It is an expensive business to plant pasture especially to restore a pasture. To get a return we need to concentrate on quality as well as quantity of production. That’s why we opted to resow with productive varieties and to invest in fertilizer. Also there needs to be some carry over of growth so not all the pasture needs to be resown the next year. Our strategy is to keep something growing and includes allowing some production to return to the soil. Basically that means we are preserving and enhancing our capital.

Diversity is important. That’s why we opted to include at least Cocksfoot in the mix – maybe when we better understand the potential and problems with other varieties they can be included also.

In Spring 2014 we sprayed the existing pasture with a low strength glyphosate spray. This was to weaken the weeds and reduce competition without unduly affecting existing grasses.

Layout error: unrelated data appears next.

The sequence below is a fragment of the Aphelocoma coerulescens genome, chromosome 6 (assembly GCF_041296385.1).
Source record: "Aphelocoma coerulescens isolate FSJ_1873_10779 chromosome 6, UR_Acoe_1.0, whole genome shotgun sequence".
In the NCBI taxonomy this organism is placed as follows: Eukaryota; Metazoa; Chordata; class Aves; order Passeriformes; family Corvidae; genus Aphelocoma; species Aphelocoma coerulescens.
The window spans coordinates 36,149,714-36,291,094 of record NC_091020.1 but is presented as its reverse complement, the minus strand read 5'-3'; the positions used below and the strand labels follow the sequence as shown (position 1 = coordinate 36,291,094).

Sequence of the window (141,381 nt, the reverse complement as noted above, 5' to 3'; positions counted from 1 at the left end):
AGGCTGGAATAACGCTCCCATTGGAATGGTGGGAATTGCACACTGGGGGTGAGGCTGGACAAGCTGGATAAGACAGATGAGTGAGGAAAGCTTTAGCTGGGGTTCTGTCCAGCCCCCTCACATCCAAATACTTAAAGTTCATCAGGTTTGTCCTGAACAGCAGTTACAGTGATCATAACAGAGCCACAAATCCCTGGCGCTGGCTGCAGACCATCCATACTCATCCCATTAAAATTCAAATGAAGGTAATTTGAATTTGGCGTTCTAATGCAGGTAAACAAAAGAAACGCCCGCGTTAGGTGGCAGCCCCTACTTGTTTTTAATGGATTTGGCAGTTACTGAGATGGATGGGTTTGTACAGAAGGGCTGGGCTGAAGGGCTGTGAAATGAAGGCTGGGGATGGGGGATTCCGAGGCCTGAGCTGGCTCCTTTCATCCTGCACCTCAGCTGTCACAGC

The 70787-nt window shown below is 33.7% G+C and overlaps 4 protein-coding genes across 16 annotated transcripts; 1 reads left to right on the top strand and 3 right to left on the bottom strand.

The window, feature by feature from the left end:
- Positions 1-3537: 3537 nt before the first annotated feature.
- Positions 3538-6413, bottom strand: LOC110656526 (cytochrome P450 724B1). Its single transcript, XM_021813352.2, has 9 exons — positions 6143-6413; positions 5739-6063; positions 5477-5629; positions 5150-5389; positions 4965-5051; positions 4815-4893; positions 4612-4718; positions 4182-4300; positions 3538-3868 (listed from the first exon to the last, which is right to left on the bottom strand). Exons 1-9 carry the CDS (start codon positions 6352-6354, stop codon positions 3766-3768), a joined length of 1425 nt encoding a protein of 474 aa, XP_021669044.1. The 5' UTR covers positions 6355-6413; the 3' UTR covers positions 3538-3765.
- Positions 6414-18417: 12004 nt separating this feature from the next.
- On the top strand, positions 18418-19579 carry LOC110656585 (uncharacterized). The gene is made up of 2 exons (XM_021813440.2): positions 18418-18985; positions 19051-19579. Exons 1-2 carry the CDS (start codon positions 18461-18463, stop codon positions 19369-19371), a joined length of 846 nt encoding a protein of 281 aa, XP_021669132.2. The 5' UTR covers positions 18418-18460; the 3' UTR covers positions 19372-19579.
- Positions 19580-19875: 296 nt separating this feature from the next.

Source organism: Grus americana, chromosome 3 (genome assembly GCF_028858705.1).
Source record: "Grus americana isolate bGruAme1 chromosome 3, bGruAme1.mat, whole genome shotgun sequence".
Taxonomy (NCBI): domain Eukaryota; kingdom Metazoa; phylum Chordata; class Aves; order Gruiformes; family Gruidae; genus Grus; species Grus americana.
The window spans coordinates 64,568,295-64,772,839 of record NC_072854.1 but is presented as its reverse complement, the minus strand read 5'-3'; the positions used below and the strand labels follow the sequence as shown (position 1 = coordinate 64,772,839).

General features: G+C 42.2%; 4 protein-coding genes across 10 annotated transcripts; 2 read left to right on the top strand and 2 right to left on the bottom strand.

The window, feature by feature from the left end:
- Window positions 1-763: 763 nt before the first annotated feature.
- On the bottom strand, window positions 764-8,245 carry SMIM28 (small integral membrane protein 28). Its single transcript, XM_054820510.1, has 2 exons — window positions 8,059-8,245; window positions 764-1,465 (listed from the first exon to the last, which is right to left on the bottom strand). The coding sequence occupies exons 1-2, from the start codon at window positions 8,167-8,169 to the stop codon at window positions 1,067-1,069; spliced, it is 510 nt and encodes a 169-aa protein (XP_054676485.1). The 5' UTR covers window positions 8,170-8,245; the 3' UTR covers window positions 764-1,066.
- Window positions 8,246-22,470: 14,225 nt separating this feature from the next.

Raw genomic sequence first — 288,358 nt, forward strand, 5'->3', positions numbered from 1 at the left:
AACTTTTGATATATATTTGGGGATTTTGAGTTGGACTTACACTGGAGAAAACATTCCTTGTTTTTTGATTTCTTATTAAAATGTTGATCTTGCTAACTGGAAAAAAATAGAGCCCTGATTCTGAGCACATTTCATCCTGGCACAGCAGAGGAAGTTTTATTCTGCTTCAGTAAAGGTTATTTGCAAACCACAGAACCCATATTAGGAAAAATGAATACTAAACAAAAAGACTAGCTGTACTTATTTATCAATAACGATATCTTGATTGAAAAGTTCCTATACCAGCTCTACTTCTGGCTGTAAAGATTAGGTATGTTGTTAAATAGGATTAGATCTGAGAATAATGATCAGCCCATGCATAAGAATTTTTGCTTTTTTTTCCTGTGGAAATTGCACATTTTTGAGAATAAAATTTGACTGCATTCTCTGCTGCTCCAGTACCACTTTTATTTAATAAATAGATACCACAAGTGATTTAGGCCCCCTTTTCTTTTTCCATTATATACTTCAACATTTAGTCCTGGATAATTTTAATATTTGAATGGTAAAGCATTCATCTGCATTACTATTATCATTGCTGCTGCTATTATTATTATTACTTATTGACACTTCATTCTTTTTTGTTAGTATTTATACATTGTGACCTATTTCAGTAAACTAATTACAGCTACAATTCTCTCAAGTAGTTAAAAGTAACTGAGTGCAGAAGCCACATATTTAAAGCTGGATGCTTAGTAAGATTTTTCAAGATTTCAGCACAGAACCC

Direct seeding pasture. The seeder is cutting into existing pasture that has been sprayed to weaken any weeds. The slots can be instected to make sure that seed and fertilizer is being fed in at the required rate.

Direct seeding pasture. The seeder is cutting into existing pasture that has been sprayed to weaken any weeds. The cuts can be inspected to make sure that seed and fertilizer is being fed in at the required rate.